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Ezekiel Elliott lost the pivotal court battle that he needed on Thursday, as Louisiana’s 5th Circuit Court of Appeals ruled 2-1 that the jurisdiction of his lawsuit and injunction against the NFL’s six-game suspension for violating the league’s domestic violence policy are both invalid.
It’s a significant loss for the Dallas Cowboys running back, who had his six-game suspension reinstated by the NFL after Thursday afternoon’s ruling.
— Ian Rapoport (@RapSheet) October 12, 2017
The court invalidated a September injunction from federal Judge Amos Mazzant.
Despite his case being struck down by the appeals court, Elliott has some legal life left, albeit not what his team was hoping for. Based on the court’s decision, he can seek a proper jurisdiction and re-file his lawsuit in the Southern District of New York. That’s the same turf where the case of New England Patriots quarterback Tom Brady crashed and burned in 2016, despite a ferocious effort by players union bulldog litigator Jeffrey Kessler.
Elliott’s attorney, Frank Salzano, released a statement late Thursday afternoon stating they are weighing their legal options: “We are currently exploring all of our legal options and will make a decision as to what is the best course of action in the next few days. Until that time, we have no further comment on the 5th circuit’s decision.”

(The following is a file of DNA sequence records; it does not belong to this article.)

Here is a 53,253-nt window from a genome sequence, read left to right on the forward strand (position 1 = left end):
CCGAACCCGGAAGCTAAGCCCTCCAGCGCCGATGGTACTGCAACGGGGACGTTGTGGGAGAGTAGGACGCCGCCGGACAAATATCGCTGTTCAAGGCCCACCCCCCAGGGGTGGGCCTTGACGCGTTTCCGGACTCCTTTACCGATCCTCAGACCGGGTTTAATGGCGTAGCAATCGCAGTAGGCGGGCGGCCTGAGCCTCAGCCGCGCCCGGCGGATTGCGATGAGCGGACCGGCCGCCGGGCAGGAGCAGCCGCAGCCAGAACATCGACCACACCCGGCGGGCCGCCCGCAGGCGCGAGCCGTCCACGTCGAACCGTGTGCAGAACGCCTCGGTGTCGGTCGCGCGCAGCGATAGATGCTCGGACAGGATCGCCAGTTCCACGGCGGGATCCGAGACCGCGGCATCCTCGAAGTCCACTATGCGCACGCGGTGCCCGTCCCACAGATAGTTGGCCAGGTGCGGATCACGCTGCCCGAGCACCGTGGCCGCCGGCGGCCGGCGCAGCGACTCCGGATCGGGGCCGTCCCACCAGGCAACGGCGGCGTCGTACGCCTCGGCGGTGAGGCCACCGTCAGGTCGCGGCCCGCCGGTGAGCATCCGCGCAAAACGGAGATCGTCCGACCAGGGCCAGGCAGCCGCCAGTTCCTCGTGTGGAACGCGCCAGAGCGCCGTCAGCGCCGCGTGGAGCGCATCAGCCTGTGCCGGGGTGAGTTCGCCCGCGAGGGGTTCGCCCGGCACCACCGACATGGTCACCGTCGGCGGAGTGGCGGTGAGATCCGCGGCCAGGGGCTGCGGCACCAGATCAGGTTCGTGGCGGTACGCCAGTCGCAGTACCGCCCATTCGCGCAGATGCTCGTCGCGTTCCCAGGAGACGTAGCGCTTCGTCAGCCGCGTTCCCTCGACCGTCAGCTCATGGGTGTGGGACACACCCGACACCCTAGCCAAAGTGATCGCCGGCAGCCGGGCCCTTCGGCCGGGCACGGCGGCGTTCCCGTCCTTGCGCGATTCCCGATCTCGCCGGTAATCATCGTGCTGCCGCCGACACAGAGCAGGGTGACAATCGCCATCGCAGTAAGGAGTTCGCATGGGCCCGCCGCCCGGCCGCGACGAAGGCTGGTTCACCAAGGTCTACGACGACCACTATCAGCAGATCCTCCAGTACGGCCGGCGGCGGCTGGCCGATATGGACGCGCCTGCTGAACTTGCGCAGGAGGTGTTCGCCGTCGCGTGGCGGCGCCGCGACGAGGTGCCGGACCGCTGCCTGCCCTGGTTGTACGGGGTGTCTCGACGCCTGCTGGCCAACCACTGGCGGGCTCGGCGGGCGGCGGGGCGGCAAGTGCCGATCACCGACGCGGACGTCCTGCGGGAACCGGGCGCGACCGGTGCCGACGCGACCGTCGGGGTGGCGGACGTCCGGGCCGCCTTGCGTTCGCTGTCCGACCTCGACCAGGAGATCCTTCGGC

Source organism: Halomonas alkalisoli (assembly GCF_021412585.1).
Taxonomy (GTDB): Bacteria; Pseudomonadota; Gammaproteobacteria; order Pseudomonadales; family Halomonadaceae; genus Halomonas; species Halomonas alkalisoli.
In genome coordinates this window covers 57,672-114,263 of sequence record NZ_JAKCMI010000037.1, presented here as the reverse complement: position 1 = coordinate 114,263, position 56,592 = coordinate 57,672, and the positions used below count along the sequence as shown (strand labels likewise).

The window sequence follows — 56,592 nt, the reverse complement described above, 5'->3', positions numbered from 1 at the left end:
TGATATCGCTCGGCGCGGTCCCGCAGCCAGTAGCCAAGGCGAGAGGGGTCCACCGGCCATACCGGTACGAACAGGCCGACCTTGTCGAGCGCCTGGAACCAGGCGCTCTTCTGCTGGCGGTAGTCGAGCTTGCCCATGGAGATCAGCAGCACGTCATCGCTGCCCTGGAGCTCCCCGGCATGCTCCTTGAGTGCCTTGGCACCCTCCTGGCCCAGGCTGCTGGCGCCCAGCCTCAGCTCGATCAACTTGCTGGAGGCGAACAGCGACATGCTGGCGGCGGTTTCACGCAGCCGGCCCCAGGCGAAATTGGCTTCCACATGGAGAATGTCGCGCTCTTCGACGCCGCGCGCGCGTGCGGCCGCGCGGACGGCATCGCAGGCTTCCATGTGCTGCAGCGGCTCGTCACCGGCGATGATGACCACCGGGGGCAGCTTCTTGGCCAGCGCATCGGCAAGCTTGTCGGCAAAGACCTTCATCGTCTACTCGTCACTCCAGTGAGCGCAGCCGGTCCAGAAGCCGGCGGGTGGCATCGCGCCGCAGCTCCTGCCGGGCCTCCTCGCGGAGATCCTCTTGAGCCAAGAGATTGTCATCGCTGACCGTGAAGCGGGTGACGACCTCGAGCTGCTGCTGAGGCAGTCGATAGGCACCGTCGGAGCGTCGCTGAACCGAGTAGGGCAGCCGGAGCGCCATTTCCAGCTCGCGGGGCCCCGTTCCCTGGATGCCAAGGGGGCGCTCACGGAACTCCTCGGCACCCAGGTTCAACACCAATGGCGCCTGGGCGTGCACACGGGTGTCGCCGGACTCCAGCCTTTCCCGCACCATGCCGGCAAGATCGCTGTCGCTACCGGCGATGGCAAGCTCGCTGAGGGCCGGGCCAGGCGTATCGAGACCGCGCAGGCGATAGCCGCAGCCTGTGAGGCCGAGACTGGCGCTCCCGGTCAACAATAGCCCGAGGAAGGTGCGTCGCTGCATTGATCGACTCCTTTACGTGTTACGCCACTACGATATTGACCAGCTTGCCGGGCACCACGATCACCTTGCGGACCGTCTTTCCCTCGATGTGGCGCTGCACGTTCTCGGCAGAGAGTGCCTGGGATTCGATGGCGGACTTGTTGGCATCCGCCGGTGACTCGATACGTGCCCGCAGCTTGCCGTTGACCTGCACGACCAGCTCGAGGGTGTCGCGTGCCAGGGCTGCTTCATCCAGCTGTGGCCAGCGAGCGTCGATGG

The NFLPA issued a statement Thursday evening, saying, “The NFLPA is reviewing the decision and considering all options. The appellate court decision focuses on the jurisdictional issues. The failures of due process by the NFL articulated in the District Court’s decision were not addressed.”
This is the worst-case scenario for Elliott and makes it far likelier his case will fail quickly. It’s also the last legal avenue available if he takes it. Based on past cases, the battleground is both friendly to the NFL and has the precedent of striking down Brady’s case, which was also challenging the league’s disciplinary process based on challenging points under the collective-bargaining agreement.
The ruling also means Elliott is far likelier to serve a portion – or the entirety – of the NFL’s six-game suspension. It also means that the case filed by the Cowboys running back, which accuses the league of conspiring to twist its investigation to support a suspension, is far less likely to be heard.
The league has vehemently denied that accusation. Now, after its latest legal victory, it’s far less likely that denial will be tested in a federal court.
The Cowboys head into their bye week 2-3 overall. He is suspended up until Nov. 24, six days before Dallas faces the Washington Redskins.
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